"The Dome's final preparations for tonight's opening ceremony were becoming increasingly confused as the deadline loomed. A full dress rehearsal planned for last night was cancelled at the final minute, leaving the audience largely stranded because the Dome's Underground station had been closed."


I feel fatuous! Shortly after reprinting the above piece from THE TIMES I flipped to my favorite section of the IHT: that little part of the paper that peeps back into the dusty pages of the IHT to see what the editors thought was important or relevant way back then. Three quarters of a century ago one young man had bigger worries than whether the Millennium Wheel would spin or if the Dome would be toasty.

IN OUR PAGES: 75 YEARS AGO
[from The International Herald Tribune]
1924: Awfully Cold

NEW YORK - The evening rush was over and Anthony Delia, change-maker in the subway station at Bleeker Street, was resting. A young man approached Delia's booth. "Buddy," said the man, "I would sure appreciate it if you'd give me a cigarette." Delia was surprised but he gave the man a smoke and a match. "Thanks a lot," said the smoker. "It's awfully cold, isn't it - awfully cold everywhere. I think I'll get warm. Goodbye." He put a nickel in the slot and walked out of sight. Minutes later an express slowed down. Motorman Joseph Wendling had felt a shock. He found the body of the young man. He had lain on the track and his head and legs were severed by the wheels. There was nothing in his pockets, not even another nickel.


A helpful suggestion from THE TIMES, for viewers with flagging 2000 interest:

"Turn to Channel 5 if you want to escape wall-to-wall coverage of the new millennium. While other channels are offering events from around the world, the fifth terrestrial channel will broadcast a karaoke quiz show and the soft porn film Emmanuelle."


Looking from our hotel window, the only hint that the new millennium is but tick-tocks away is a big fat tethered helium balloon that is getting ready to kiss Big Ben.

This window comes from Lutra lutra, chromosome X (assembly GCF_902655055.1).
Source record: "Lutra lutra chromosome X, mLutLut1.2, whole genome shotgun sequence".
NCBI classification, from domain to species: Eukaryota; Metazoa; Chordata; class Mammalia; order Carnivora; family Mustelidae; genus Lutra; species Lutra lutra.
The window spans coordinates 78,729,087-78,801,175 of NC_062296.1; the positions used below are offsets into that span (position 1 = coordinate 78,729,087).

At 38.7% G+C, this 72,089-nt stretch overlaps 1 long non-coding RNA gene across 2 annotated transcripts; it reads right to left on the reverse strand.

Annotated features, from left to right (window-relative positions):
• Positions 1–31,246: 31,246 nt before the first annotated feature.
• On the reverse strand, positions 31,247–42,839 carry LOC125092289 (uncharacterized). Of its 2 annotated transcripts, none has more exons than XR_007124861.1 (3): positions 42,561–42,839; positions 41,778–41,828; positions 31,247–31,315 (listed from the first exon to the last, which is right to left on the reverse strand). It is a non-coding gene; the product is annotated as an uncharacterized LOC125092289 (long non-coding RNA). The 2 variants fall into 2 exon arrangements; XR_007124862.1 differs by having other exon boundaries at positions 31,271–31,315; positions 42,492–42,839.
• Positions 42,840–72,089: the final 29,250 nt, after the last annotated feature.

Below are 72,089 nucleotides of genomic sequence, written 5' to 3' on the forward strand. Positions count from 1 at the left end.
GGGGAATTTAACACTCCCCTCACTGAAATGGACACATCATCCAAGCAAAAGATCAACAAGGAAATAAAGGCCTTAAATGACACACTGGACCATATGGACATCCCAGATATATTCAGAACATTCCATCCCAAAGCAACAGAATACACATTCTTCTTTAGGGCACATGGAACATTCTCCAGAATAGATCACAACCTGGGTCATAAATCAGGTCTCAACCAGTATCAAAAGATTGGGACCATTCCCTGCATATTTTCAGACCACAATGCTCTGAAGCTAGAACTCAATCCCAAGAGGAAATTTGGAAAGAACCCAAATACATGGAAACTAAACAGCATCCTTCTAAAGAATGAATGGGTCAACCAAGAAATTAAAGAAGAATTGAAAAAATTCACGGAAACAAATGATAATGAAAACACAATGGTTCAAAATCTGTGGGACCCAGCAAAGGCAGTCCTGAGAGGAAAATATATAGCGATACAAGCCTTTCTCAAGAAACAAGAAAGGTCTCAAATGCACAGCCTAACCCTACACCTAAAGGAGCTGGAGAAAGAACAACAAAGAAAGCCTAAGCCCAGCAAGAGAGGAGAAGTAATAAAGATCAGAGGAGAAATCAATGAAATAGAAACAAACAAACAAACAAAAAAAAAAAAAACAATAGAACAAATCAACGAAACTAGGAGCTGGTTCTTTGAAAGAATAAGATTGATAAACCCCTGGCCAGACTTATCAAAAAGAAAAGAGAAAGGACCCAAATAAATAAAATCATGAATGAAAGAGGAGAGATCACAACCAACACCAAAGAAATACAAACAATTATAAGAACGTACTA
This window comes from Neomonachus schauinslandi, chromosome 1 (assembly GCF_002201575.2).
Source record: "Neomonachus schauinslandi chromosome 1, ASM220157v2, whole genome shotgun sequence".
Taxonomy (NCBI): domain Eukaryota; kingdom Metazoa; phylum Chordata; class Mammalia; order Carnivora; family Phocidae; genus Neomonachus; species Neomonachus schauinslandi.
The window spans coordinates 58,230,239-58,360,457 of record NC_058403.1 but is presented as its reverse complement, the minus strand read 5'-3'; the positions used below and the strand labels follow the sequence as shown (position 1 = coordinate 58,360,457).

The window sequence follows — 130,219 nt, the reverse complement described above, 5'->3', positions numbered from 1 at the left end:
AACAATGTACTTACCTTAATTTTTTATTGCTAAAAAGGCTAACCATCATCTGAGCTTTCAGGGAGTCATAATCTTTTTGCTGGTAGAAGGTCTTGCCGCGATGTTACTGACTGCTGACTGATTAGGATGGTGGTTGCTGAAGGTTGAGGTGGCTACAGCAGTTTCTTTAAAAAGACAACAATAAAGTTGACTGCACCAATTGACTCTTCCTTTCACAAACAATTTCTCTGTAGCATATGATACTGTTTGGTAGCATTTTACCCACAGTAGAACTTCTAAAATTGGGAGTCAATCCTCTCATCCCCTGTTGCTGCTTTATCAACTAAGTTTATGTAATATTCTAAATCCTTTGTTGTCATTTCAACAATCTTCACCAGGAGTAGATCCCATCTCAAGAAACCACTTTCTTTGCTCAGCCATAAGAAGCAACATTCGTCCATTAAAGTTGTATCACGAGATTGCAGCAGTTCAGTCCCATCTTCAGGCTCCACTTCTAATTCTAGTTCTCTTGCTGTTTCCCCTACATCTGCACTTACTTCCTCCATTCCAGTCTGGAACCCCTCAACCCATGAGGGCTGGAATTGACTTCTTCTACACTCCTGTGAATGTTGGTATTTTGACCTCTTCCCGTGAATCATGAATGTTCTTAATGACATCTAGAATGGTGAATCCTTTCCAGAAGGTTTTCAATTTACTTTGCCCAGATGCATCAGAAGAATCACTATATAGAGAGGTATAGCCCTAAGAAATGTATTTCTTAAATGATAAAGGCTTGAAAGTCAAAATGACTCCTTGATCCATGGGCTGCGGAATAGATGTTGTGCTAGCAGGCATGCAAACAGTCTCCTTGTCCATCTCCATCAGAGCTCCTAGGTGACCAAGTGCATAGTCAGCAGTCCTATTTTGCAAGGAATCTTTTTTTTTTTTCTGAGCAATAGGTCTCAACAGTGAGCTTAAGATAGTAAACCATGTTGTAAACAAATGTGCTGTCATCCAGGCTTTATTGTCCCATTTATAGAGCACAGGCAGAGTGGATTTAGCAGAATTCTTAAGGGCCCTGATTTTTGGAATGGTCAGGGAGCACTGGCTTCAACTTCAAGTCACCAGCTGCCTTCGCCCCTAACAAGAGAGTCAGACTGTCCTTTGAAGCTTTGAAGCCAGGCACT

Oh my God! The horror of it all! The dreadful despair that struck like lightning! The catastrophe that no one expected! Dearest, dearest reader, please don't look at this troubling film clip [960k MPEG] unless you are primed to see an appalling accident: one that surely snuffed out the lives of someone's dearest loved ones.

This afternoon Linda and I wandered down to Green Park ... a bucolic dreamland…normally an oasis of peace and joy nestled just seconds away from Buckingham Palace. We went there to join with others in this near holy celebration of the coming of the new century. Happy families bubbled everywhere. Hungrily munching on spicy corn dogs and fluffy cones of pink cotton candy, Linda and I paused to watch two proud parents tuck their adorable twins into a little ride called "Tiny Tea Cups For Toddlers".

It started so innocently. The Tiny Tea Cup started its gentle rock, the twins squealed with delight, the young Mom dabbed at her tears while Dad sniffed proudly.

Then something went horribly wrong!

Just as the twins hugged themselves with childish glee and giggled infectiously, a control wire snapped; the Tiny Tea Cup hurled skyward like the untoward champagne cork. Surely the tremendous G-forces must have instantly driven their little skulls right through their shoes. If this terrible acceleration didn't reduce their small bodies to an unrecognizable gel, then the horrible snap of the restraining cables unquestionably must have done that trick.


Saturday, January 1, 2000

Happy New Year from London! [901k fireworks MPEG]

NEWNES got carried away again; every January 1st it is always the same thing for him ... the years at Queen's College must have been good ones for Collison. Read this and tell me what you think.

Needle and Thread Ceremony

"On this day the Bursar of Queen's College, Oxford, presents to each guest at the 'gaudy' a needle and thread - 'aiguille' and 'fil', a pun on the name of Robert de Eglesfield, founder of the College (1340) - with the words 'Take this and be thrifty'.

NEWNES again steams on with:

And, all of this before he even reaches the boring bits:

Or

Wescott's saint surely hoped for support from more than just the performers: his good idea, unfortunately, ripened long before it was ready for the viewing market.

Telemachus, or Almachius
FIFTH CENTURY

Telemachus, an Eastern hermit, came to Rome and tried to stop the mortal dueling of swordsman in the arena. He was stoned to death by the bored and indignant public, and later this sort of entertainment was abolished in his honour.

According to THE TIMES the days in London are getting longer:

This morning the moon got up at about the time that we set.

This afternoon we got up at about the time the moon set.

At all other times we could be found at the hotel buffet.


Sunday, January 2, 2000

Forever useful NEWNES points out:

And,